Psychodynamic treatments are at something of an unfair disadvantage in this respect, according to Prudence Gourguechon, MD, president of the American Psychoanalytic Association. "Something that is ‘evidence-based is much more amenable to large-scale data collection, large-scale payment programs—anything that is large," says Dr. Gourguechon. "And psychoanalysis is a very individualistic thing. It is the smallest enterprise: one analyst and one patient trying to understand what has caused the patients suffering and how it can get better."
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One of the weaknesses of the evidence-based approach is that psychotherapy is by nature very challenging to study in a trial. Psychotherapy, unlike handing pills out to patients, is difficult to standardize, since the skill of the therapist and whats actually covered in the sessions varies from case to case.
Some experts feel that CBT has earned its reputation as a highly successful evidence-based therapy mainly because it is particularly well-suited to the randomized controlled trial (RCT), which is considered the gold standard for scientific study and is used to test new drugs.
Unlike psychodynamic therapies and psychoanalysis, which can go on for months or even years, the average length of a CBT treatment is about four months of weekly sessions—a perfect amount of time for a controlled trial. CBT, moreover, is a highly structured therapy with specific "lesson plans" for each session, which makes it easy to write manuals and ensure that each patient receives approximately the same treatment. (The limited number of sessions and standardized treatment has also made CBT attractive to insurance companies, incidentally.)
Even CBT therapists concede that this is a factor. "We certainly have many scientific studies that show effectiveness," says Aldo Pucci, PsyD, president of the National Association of Cognitive-Behavioral Therapists. "The reason we do is because cognitive-behavioral therapies are much more conducive to being researched. Im not in a position to say that we have a great deal of evidence that cognitive-behavioral therapy is more effective than other approaches, such as psychoanalysis."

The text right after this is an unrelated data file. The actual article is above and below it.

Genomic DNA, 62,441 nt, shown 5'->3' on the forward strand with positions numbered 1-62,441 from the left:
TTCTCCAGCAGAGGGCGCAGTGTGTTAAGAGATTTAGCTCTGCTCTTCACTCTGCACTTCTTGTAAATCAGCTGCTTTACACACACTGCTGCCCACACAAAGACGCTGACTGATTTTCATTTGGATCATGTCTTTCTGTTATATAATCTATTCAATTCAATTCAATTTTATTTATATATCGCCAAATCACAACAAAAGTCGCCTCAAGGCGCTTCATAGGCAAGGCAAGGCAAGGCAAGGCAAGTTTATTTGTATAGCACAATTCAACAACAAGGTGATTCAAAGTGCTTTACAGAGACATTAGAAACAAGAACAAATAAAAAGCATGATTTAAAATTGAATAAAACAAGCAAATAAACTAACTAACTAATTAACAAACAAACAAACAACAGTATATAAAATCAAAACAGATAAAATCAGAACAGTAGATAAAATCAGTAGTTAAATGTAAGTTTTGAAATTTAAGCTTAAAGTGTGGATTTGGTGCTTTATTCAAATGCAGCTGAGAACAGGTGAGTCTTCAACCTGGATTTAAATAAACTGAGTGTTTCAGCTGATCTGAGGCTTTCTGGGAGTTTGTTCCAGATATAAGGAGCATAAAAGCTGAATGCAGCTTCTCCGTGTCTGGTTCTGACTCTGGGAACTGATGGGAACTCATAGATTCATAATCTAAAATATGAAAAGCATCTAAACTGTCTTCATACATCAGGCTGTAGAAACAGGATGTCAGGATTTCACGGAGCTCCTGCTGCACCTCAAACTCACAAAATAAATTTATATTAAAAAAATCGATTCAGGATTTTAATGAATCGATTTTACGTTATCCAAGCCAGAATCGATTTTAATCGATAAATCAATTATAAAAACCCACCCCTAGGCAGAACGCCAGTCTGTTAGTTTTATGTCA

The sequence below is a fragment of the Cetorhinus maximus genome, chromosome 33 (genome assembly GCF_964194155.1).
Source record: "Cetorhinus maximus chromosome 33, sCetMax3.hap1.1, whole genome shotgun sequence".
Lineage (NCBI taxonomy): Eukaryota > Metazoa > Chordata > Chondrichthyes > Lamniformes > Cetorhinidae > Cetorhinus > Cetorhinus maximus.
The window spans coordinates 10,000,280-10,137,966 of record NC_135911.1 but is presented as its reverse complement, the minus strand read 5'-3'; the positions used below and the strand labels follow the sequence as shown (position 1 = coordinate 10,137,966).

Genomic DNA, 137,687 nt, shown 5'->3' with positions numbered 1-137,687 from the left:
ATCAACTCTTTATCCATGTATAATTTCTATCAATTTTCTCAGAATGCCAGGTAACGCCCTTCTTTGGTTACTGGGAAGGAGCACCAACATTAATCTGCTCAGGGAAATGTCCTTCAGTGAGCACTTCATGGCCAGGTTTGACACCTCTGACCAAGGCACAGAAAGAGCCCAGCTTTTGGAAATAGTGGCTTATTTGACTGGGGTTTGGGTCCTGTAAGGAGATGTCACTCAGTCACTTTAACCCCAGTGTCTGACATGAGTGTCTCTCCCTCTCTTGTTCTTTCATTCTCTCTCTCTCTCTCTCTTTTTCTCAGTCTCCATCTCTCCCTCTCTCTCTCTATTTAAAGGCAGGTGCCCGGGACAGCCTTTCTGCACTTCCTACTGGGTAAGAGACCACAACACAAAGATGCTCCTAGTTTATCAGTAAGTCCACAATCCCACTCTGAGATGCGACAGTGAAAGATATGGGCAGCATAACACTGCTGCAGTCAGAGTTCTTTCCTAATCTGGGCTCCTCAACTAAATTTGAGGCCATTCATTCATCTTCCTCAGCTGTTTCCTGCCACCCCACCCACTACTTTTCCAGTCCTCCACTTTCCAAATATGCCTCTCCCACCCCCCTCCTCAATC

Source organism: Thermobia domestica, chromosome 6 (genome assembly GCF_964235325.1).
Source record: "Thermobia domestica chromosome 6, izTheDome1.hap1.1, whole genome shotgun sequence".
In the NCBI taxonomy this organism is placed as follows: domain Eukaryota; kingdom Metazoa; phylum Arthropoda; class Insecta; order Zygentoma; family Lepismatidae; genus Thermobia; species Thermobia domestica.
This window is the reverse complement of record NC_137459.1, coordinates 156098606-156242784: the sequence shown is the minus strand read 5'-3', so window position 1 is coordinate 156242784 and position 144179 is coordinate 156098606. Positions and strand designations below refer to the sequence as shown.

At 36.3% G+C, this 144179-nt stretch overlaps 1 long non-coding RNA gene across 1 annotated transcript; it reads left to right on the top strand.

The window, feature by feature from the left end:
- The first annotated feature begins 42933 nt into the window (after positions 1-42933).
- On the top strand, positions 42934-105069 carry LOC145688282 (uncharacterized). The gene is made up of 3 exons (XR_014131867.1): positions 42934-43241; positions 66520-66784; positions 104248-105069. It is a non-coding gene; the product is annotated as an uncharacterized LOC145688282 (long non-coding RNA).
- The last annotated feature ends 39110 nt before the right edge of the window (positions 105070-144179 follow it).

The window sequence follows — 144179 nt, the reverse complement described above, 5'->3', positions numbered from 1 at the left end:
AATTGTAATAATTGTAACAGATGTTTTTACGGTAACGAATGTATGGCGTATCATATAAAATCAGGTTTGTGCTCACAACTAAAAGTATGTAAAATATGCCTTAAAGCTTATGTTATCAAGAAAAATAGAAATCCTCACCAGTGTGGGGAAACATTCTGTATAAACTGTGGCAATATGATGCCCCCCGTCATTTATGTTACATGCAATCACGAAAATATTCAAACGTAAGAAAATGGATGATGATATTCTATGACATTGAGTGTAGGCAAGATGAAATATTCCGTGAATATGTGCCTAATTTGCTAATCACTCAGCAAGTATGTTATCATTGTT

Dr. Gourguechon believes that the definition of evidence should be expanded to reflect the aspects of psychoanalysis and other treatments that are difficult to capture in a scientific study. “I dont know if doing a full RCT of psychoanalysis is impossible, but it seems almost impossible to me,” says Dr. Gourguechon. “There are certain kinds of treatments that just dont lend themselves to that kind of study. So are you willing to accept a different kind of evidence, like anecdotal studies or case studies?” She adds, “There are some medical-economic interests that prefer to limit evidence to randomized controlled trials.”
Trust your gut when it comes to therapy
If youre shopping around for a therapy or wondering whether the therapy youre in now is a good fit, dont ignore the research—but dont follow it blindly either. Most therapists agree that, regardless of your symptoms or what the research shows, its far more important to find a skilled and experienced therapist with whom you connect.
Its important to remember that talk therapy, no matter how structured and studied it may be, is not a pill.
“The idea that psychotherapy is like medicine, that theres one treatment thats better for a particular disorder because it focuses on the particular deficit—like antibiotics for a gastric ulcer—is a myth,” says Wampold. “Thats not true in psychotherapy. Whats really important is the therapist.”